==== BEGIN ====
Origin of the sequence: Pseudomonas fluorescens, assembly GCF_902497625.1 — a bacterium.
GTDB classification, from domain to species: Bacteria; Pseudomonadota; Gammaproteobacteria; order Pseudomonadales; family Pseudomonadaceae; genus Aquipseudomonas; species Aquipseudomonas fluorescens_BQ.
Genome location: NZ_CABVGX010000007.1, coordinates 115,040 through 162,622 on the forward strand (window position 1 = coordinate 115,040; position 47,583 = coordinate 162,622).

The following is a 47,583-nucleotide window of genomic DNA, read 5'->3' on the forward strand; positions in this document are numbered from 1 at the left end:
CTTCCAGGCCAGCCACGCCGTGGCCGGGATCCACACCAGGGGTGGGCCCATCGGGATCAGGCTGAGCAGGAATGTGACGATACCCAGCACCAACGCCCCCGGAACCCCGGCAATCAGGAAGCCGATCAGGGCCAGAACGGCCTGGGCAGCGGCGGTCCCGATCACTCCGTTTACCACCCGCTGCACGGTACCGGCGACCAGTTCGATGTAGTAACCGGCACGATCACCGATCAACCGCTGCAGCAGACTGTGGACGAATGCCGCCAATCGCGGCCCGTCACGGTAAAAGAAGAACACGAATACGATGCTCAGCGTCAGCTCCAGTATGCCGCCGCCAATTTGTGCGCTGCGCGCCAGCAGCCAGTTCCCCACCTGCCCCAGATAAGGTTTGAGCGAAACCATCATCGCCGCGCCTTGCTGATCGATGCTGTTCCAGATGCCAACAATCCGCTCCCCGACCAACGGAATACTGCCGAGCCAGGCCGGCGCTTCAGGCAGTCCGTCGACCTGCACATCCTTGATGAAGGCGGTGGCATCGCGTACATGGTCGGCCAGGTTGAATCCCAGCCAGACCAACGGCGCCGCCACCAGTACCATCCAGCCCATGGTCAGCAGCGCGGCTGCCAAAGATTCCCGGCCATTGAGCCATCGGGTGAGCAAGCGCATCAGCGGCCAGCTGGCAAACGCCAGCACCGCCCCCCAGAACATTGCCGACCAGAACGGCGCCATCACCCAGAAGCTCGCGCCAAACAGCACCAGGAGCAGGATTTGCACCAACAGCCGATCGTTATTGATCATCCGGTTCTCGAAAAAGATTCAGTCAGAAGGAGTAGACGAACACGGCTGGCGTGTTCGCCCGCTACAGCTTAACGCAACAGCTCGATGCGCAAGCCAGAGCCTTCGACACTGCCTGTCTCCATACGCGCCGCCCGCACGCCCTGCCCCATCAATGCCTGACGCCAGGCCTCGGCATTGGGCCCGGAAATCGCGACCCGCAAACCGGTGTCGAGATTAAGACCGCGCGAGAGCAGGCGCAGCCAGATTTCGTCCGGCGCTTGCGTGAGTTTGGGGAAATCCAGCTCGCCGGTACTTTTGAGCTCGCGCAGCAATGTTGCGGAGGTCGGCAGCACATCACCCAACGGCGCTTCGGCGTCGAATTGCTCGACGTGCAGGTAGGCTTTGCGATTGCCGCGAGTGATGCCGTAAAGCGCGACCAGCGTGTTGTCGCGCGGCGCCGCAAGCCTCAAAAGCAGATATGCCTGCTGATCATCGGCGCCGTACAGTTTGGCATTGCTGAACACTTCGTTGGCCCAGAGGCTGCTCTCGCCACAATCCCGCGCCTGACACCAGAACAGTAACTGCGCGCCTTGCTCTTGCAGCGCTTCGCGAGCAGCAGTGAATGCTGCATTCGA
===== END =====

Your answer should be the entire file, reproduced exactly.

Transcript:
Origin of the sequence: Pseudomonas fluorescens, assembly GCF_902497625.1 — a bacterium.
GTDB classification, from domain to species: Bacteria; Pseudomonadota; Gammaproteobacteria; order Pseudomonadales; family Pseudomonadaceae; genus Aquipseudomonas; species Aquipseudomonas fluorescens_BQ.
Genome location: NZ_CABVGX010000007.1, coordinates 115,040 through 162,622 on the forward strand (window position 1 = coordinate 115,040; position 47,583 = coordinate 162,622).

The following is a 47,583-nucleotide window of genomic DNA, read 5'->3' on the forward strand; positions in this document are numbered from 1 at the left end:
CTTCCAGGCCAGCCACGCCGTGGCCGGGATCCACACCAGGGGTGGGCCCATCGGGATCAGGCTGAGCAGGAATGTGACGATACCCAGCACCAACGCCCCCGGAACCCCGGCAATCAGGAAGCCGATCAGGGCCAGAACGGCCTGGGCAGCGGCGGTCCCGATCACTCCGTTTACCACCCGCTGCACGGTACCGGCGACCAGTTCGATGTAGTAACCGGCACGATCACCGATCAACCGCTGCAGCAGACTGTGGACGAATGCCGCCAATCGCGGCCCGTCACGGTAAAAGAAGAACACGAATACGATGCTCAGCGTCAGCTCCAGTATGCCGCCGCCAATTTGTGCGCTGCGCGCCAGCAGCCAGTTCCCCACCTGCCCCAGATAAGGTTTGAGCGAAACCATCATCGCCGCGCCTTGCTGATCGATGCTGTTCCAGATGCCAACAATCCGCTCCCCGACCAACGGAATACTGCCGAGCCAGGCCGGCGCTTCAGGCAGTCCGTCGACCTGCACATCCTTGATGAAGGCGGTGGCATCGCGTACATGGTCGGCCAGGTTGAATCCCAGCCAGACCAACGGCGCCGCCACCAGTACCATCCAGCCCATGGTCAGCAGCGCGGCTGCCAAAGATTCCCGGCCATTGAGCCATCGGGTGAGCAAGCGCATCAGCGGCCAGCTGGCAAACGCCAGCACCGCCCCCCAGAACATTGCCGACCAGAACGGCGCCATCACCCAGAAGCTCGCGCCAAACAGCACCAGGAGCAGGATTTGCACCAACAGCCGATCGTTATTGATCATCCGGTTCTCGAAAAAGATTCAGTCAGAAGGAGTAGACGAACACGGCTGGCGTGTTCGCCCGCTACAGCTTAACGCAACAGCTCGATGCGCAAGCCAGAGCCTTCGACACTGCCTGTCTCCATACGCGCCGCCCGCACGCCCTGCCCCATCAATGCCTGACGCCAGGCCTCGGCATTGGGCCCGGAAATCGCGACCCGCAAACCGGTGTCGAGATTAAGACCGCGCGAGAGCAGGCGCAGCCAGATTTCGTCCGGCGCTTGCGTGAGTTTGGGGAAATCCAGCTCGCCGGTACTTTTGAGCTCGCGCAGCAATGTTGCGGAGGTCGGCAGCACATCACCCAACGGCGCTTCGGCGTCGAATTGCTCGACGTGCAGGTAGGCTTTGCGATTGCCGCGAGTGATGCCGTAAAGCGCGACCAGCGTGTTGTCGCGCGGCGCCGCAAGCCTCAAAAGCAGATATGCCTGCTGATCATCGGCGCCGTACAGTTTGGCATTGCTGAACACTTCGTTGGCCCAGAGGCTGCTCTCGCCACAATCCCGCGCCTGACACCAGAACAGTAACTGCGCGCCTTGCTCTTGCAGCGCTTCGCGAGCAGCAGTGAATGCTGCATTCGA